Do you suffer from amnesia?

Chances are pretty good that you do…

I’m not talking about taking a blow to the head and not knowing your name or how to tie your shoes.

I’m talking about Food Amnesia.

Many of us consider ourselves health-conscious when it comes to food selection.  In fact, in nearly all of our initial assessment interviews a comment is made regarding their “good” eating habits. 

“I eat pretty clean.”  Number one statement right there!

But do you?

A number of studies have been published over the years regarding our daily calorie consumption and our perception thereof.

One in particular, in the British Journal of Nutrition, found that, on average, adults underestimated a massive 25% of their daily calorie consumption. 

Let’s put that in perspective…

If you have determined that your daily caloric intake should be 2000 calories, then you are more than likely under-estimating an additional 500 calories, coming from different bites, licks, and tastes.

That is most definitely enough to halt fat loss completely.

These extra calories are not usually coming from a blatant disregard to our nutrition.  We’re not going out and buying Big Macs and ice cream and intentionally making the decision to eat all those extra calories. (Most of the time…)

It’s usually coming from mindless snacking.  Those little bites, licks, and tastes.

They seem so small at the time, but they add up.

Case in point…

I was in a client assessment meeting recently and performed a body composition test.  The client, let’s call him Taylor, had reported very good compliance to their nutrition, with the only exceptions (reported) being meals missed, not additional foods eaten.

The results of the test came back and there was an increase in body fat. Taylor couldn’t believe it.

He had worked very hard in the gym, prepped and eaten all his assigned food, and had a very good week all in all…or so he thought.

After some discussion and questions, it was revealed that there were a number of additional treats and meals eaten throughout the week.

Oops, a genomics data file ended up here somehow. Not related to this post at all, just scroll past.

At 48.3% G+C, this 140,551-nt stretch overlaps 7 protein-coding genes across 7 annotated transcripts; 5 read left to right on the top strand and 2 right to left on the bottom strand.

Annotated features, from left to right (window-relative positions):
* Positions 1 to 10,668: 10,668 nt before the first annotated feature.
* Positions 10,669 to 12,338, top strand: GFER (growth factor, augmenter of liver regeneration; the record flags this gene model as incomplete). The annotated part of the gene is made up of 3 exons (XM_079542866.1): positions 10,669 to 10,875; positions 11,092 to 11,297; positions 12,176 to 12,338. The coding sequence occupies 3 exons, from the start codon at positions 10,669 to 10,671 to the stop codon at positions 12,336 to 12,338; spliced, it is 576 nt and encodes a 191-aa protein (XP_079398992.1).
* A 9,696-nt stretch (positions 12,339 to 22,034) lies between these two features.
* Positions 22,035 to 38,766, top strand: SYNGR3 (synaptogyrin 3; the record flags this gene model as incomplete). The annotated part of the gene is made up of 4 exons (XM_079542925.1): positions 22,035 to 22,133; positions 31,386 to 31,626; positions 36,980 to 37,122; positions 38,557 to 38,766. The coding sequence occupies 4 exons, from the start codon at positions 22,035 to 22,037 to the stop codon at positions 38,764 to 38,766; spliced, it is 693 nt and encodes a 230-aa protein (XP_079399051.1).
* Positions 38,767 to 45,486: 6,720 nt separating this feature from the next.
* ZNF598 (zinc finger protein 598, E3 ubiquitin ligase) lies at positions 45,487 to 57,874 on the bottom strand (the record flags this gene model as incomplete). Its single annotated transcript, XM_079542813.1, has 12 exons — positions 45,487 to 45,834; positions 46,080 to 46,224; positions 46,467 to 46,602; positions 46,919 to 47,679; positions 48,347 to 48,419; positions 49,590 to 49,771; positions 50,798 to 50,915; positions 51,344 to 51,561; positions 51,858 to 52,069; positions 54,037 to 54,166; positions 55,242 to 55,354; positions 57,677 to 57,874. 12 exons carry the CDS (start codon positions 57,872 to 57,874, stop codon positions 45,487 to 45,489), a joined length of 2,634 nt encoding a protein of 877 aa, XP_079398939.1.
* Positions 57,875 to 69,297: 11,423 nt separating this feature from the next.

The treats seemed so insignificant at the time that Taylor had simply forgotten about them.

These additional calories were enough to cause an actual increase in body fat despite an otherwise assertive effort with daily nutrition and exercise.

So what causes this food amnesia?

For one, we don’t always know how many calories are in the foods that we eat.  

The FDA finally got involved to thwart this apparent problem, by approving a law to require restaurants with more than 20 stores to post calorie counts for their menu items. 

A solid effort, but in my opinion, this is not really the problem.

Not knowing the caloric information of our foods is a major problem, but most of us don’t even know how many calories we need anyways.

So is that the problem? 

Do we just need to know what is in our food?

I think we simply need to be more self-aware.  

The little things matter.  

When we are making efforts to change our physique the mindless snacking can really add up and be the difference between making progress and getting frustrated.

Taylor had honestly thought he had a near perfect week.  He should have lost body fat.  

But after thinking about the calorie-laden drinks, a few bites of cake, some other mindless nibbling, and a few other “justified” treats, the perfect week didn’t seem so perfect anymore.

He had gone from what should have been a caloric defiict to a caloric surplus. 

You simply cannot lose body fat when you are in caloric surplus.

If you think this may be happening to you then I invite you to keep a food journal. You can do it on your phone, or on a small notepad that you keep on you at all times.

Record everything that you eat for at least three days.  Then go back and add up all the calories and see where you are at.

It may surprise you!

If you need extra accountability then apply for our Fit Lifestyle coaching program.


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